A Reader Question
Recently I came across attempts to verify framework-based behavior. This is what I saw:
We introduce a framework like JPA Query Builder, RestEasy, or Spark. Then we get two kinds of code:
- the code which uses a sequence of framework-specific calls (like run-time JPA query building)
- the code which uses annotations to configure system behavior (like JAX-RS annotations for ReST paths)
Now I start seeing two kinds of unit tests.
The first kind relates to verifying framework calls: it verifies the code makes ‘expected’ calls to the framework (like building JPA query via multiple API calls or calls Spark API to configure processing or ReST requests). This is a unit test, since the framework API is mocked, but then to me it makes little-to-no sense. We only care about some final call to the framework (with an object built via API calls) or we expect the framework to handle incoming requests correctly because we configured it properly in run-time. An alternative to this kind of test may be an integrated test, where we run our method in a live environment where the framework is instantiated inside its runtime container (within which our code is run as well). As an example, a JPA query builder-based code is run in some kind of JPA-enabled container to make sure that database calls have expected results.
In fact, the second kind of tests are exactly those integrated tests, which verify that framework is configured correctly. For instance, an HTTP-enabled container gets initialized and we run just enough of our code (with the latter annotated with JAX-RS annotations and may be even having some dependencies mocked) to make it possible to send live HTTP requests to the container and verify some kind of expected outcomes.
So, the question is can we safely say, that given visual inspection (or something) the integrated checks are not really needed for annotation-based code? What do we really need to test here?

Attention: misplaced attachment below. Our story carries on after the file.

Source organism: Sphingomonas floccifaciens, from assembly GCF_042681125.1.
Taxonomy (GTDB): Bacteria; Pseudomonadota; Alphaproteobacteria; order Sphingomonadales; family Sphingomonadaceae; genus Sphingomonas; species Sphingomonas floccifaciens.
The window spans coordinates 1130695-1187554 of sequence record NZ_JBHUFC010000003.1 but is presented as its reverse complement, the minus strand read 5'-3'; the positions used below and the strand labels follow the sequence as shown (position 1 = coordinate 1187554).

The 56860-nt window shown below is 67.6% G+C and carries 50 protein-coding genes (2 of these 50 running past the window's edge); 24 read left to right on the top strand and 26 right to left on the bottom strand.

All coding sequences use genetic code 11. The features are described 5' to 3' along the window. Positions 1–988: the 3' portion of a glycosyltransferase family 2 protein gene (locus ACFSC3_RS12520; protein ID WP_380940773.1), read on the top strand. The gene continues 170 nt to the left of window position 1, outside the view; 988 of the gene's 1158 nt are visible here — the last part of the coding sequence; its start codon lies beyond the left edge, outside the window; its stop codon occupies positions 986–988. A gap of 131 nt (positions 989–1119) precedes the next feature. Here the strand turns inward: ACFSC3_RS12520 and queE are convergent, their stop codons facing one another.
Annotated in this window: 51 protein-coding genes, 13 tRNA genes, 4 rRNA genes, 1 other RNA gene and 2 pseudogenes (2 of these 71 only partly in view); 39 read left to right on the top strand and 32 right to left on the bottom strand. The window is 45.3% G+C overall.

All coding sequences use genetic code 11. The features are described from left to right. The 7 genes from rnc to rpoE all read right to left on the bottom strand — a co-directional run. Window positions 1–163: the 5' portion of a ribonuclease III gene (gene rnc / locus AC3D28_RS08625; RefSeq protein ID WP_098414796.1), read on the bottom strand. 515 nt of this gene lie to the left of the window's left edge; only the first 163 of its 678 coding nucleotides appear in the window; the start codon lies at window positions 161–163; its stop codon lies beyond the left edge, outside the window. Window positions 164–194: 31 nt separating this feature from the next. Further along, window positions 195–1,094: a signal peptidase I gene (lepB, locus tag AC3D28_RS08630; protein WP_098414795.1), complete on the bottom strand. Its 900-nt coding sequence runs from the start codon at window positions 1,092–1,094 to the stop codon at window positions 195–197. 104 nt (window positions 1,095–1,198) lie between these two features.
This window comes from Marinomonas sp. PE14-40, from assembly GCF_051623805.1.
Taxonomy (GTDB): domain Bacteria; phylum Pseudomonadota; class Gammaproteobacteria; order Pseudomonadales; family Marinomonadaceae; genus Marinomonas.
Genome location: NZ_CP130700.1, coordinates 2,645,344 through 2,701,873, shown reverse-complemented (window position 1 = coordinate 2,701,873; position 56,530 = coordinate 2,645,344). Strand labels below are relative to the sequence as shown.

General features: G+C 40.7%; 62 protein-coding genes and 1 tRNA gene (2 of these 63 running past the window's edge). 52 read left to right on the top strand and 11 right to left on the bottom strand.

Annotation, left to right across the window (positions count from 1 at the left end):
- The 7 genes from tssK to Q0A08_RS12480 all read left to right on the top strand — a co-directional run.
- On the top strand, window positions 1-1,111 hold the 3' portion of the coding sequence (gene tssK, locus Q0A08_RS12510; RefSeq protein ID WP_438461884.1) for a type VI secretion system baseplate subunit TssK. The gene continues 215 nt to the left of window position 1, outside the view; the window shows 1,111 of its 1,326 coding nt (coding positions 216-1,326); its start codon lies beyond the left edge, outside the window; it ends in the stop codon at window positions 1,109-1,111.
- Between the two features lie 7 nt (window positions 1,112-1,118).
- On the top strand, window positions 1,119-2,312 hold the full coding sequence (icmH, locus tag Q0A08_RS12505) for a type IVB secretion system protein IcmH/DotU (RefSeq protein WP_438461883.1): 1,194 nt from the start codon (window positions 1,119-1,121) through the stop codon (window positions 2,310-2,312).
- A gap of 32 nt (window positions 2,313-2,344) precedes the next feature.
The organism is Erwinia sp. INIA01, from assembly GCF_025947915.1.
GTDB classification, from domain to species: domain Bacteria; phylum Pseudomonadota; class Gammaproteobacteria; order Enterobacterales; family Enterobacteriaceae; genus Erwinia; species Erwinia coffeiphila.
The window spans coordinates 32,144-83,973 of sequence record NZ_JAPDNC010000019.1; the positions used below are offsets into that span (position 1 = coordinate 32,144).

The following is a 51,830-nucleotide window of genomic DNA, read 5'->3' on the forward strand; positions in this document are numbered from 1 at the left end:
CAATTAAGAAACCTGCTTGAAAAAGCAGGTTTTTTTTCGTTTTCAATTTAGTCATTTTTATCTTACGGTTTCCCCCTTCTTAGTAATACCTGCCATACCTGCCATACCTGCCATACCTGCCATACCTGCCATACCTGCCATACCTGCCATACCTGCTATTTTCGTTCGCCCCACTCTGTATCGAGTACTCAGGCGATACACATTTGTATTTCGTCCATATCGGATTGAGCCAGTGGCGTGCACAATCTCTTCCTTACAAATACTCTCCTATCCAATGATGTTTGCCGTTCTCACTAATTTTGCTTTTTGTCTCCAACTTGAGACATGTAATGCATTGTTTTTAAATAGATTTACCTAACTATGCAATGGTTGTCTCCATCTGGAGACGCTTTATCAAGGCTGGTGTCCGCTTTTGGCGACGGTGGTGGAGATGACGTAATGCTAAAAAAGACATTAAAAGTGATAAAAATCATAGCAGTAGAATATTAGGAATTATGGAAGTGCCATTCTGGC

This still leaves the question about the meaninglessness of verifying run-time framework configuration against API mocks.
May be those kinds of integrated checks are unavoidable?
Also, as a dessert a different question.
Is there a guide on mock boundaries? Basically, the question was shouldn’t we mock everything including language API libraries (like
Arrays.length)? If not, then how far should we push the envelope of mocking? Is there any reasoning-based guidance (not really an inflexible dogma) about when to stop mocking?
I don’t feel certain that I know your intention when you say “unit test”. I avoid using this term because many people disagree on what is a “unit”, and then they spend a lot of time arguing about this question. I believe that they waste their time and energy when they do this. I only mention this for two reasons:
- I’m explaining why I use different terms from “unit test”, in case this confused you.
- I’m trying to encourage more people to stop using this term when some other, more-specific, clearer term is available.
Even if this doesn’t inform the rest of my answer, I wanted to mention it, in order to avoid confusion in the future.
Consider the Goal of Each Test
Regarding your first kind of test, I think I notice a common risk: writing one test to check two parts of the system. In particular, I notice that programmers confuse themselves by trying to use a single test to check both their understanding of how the framework works and the behavior that they want to deploy into that framework. I find that my results improve when I check each kind of behavior in its own test.